around my own infinitely connected universe. Cells and their
separate organelles float loosely in a sea of intercellular
fluid. They're not tightly packed together. Bones do not meet.
Neither do nerve cells. Skin seems to touch itself, until observed
under a microscope. Hair has each its separate follicle. Little
gaps and fissures. Some people think of breaking apart as negative.
I won't deny there are deviant varieties of separation. We want
our formations to be close together to better fill our senses.
Touch is tangible, and we are creatures seeking the tangible.
We desire to be touched, to end an isolation of sorts, the apparent
isolation of our bodies from everything else. In truth, there
are countless interactions occurring all the time that we are
only marginally aware of. Before I began to write this, I took
a drink from a water fountain. Even as I was swallowing that
last sip I was aware that through the mucus membranes of my
mouth and nose, as well as sweat glands all over my body, that
water was already on its way back out. As I exhaled the breath
I had been holding I was propelling countless molecules of vapor
back into an apparently cloudless sky.
I flew back to New York from New Orleans. As I crossed Ohio
and Pennsylvania I was struck as I watched towers exhale their
perpetual litany of smoke. I remembered being at a Native American
healing ceremony in mid-September and how the leader had talked
about the importance of smoke as an intermediary of the spirit,
or as a way to send a request out into the universe. I had heard
this message before, but on this particular day, at a gathering
held in the wake of September 11, I suddenly saw for the first
time what it must have meant to watch those wisps rising from
a medicine pipe 300 years ago, before there was a Louisiana
territory or a New York City. I grasped, finally, the significance
of sending messages skyward. As I watched, I wondered what kinds
of messages had gone up as the Twin Towers came down. On the
airplane, I watched and wondered about the smoke stack messengers
and what clouds they would touch. I wondered what their smoke
was made of, and would those who sent the messages even recognize
the answers when they came back.
WITH THE NAKED EYE -- VIEWING NATURE IN THE CITY
as absorbed in my life as any insect. Sometimes, I am a discordant
butterfly in search of more than flowers to satisfy my thirst.
Butterflies do not eat. Their long tongues are saved for sipping
only. Following the black hydrocarbon flow of estuaries and
tributaries, it takes tremendous effort to remember I am riding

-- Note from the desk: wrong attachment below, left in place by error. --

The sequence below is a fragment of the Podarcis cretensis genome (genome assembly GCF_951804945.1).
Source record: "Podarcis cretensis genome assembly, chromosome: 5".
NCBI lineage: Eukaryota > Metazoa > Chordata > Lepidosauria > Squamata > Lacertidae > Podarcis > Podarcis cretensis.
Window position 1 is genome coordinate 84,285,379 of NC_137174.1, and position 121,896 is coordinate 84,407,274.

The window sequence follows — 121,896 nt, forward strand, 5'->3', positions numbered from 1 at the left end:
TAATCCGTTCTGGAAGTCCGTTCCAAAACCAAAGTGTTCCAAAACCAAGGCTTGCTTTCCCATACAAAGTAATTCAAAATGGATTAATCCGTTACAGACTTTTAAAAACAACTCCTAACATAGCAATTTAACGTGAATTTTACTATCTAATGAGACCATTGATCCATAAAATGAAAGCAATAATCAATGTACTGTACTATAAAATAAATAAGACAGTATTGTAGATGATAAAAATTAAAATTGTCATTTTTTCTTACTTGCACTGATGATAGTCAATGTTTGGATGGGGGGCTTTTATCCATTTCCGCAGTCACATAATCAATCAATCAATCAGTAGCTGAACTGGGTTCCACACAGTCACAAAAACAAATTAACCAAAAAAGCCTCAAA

on the backs of dinosaurs -- across femurs, up and down collar
bones, in and out of rib cages and eye sockets. Reconfigured,
all these parts now resemble shadows of what they once were.
Only the dragonflies and the alligators retain their shape.
Someday the alligators -- -- if they escape curio shops, may
be swallowed up by swamp and emerge the dinner of some yet undreamed
of mechanism. I am reasonably sure dinosaurs, with their tiny
cortices, never dreamed their destinies lead to a "substance
that is the by-product of a petroleum-cracking operation."
What I do know, for certain, is that nature never stops moving,
and humans are just one more agent of its change.
living thing is the center of its own universe. Its needs are
what matter most. But what about Gandhi, I argue? Mother Theresa?
Martin Luther King? Were not their natures more evolved? They
saw the world from their particular point of view. My view of
the world is not so grand. It's based on the desire to consume.
ranges from food to devouring ideas, or paintings with my eyes.
I am looking from a very small window on a very vast substance,
and we must talk together, you and I, for me to see more than
just the edges of my piece of the puzzle.
day I investigate my biosphere. I walk down Saint Charles Avenue
and make an accounting of what I find. Nature is on the move.
I measure the rise and fall of ferns. I listen to the ocean
of traffic as sound waves rise and fall, whooshing between trees
and parked cars. Street estuaries are their own oceans. I always
find patterns. Tiny plants, sometimes even small trees, make
their homes in human made terraces. They can't tell the difference
between earth made rock out-croppings and ones that humans have
shifted. To them, rocks are all the same. I can't tell if insects
and birds have an aesthetic preference for carved stone. I see
nests everywhere. Wild parrots seem to prefer both palm trees
and the tops of telephone poles equally. To them, wood is wood.
Termites dine on all kinds of cellulose. Much to the dismay
of homeowners, it makes no matter whether the wood still has